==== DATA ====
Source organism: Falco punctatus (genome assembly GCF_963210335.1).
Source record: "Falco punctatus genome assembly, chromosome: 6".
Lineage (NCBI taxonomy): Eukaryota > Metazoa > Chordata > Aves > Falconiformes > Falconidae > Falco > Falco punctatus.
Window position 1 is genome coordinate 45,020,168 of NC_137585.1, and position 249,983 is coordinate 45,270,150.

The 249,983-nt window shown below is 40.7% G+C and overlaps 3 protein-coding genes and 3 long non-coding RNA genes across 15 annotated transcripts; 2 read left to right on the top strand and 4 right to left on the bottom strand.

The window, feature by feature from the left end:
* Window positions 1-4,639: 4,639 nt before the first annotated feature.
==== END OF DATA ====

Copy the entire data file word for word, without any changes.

Source organism: Falco punctatus (genome assembly GCF_963210335.1).
Source record: "Falco punctatus genome assembly, chromosome: 6".
Lineage (NCBI taxonomy): Eukaryota > Metazoa > Chordata > Aves > Falconiformes > Falconidae > Falco > Falco punctatus.
Window position 1 is genome coordinate 45,020,168 of NC_137585.1, and position 249,983 is coordinate 45,270,150.

The 249,983-nt window shown below is 40.7% G+C and overlaps 3 protein-coding genes and 3 long non-coding RNA genes across 15 annotated transcripts; 2 read left to right on the top strand and 4 right to left on the bottom strand.

The window, feature by feature from the left end:
* Window positions 1-4,639: 4,639 nt before the first annotated feature.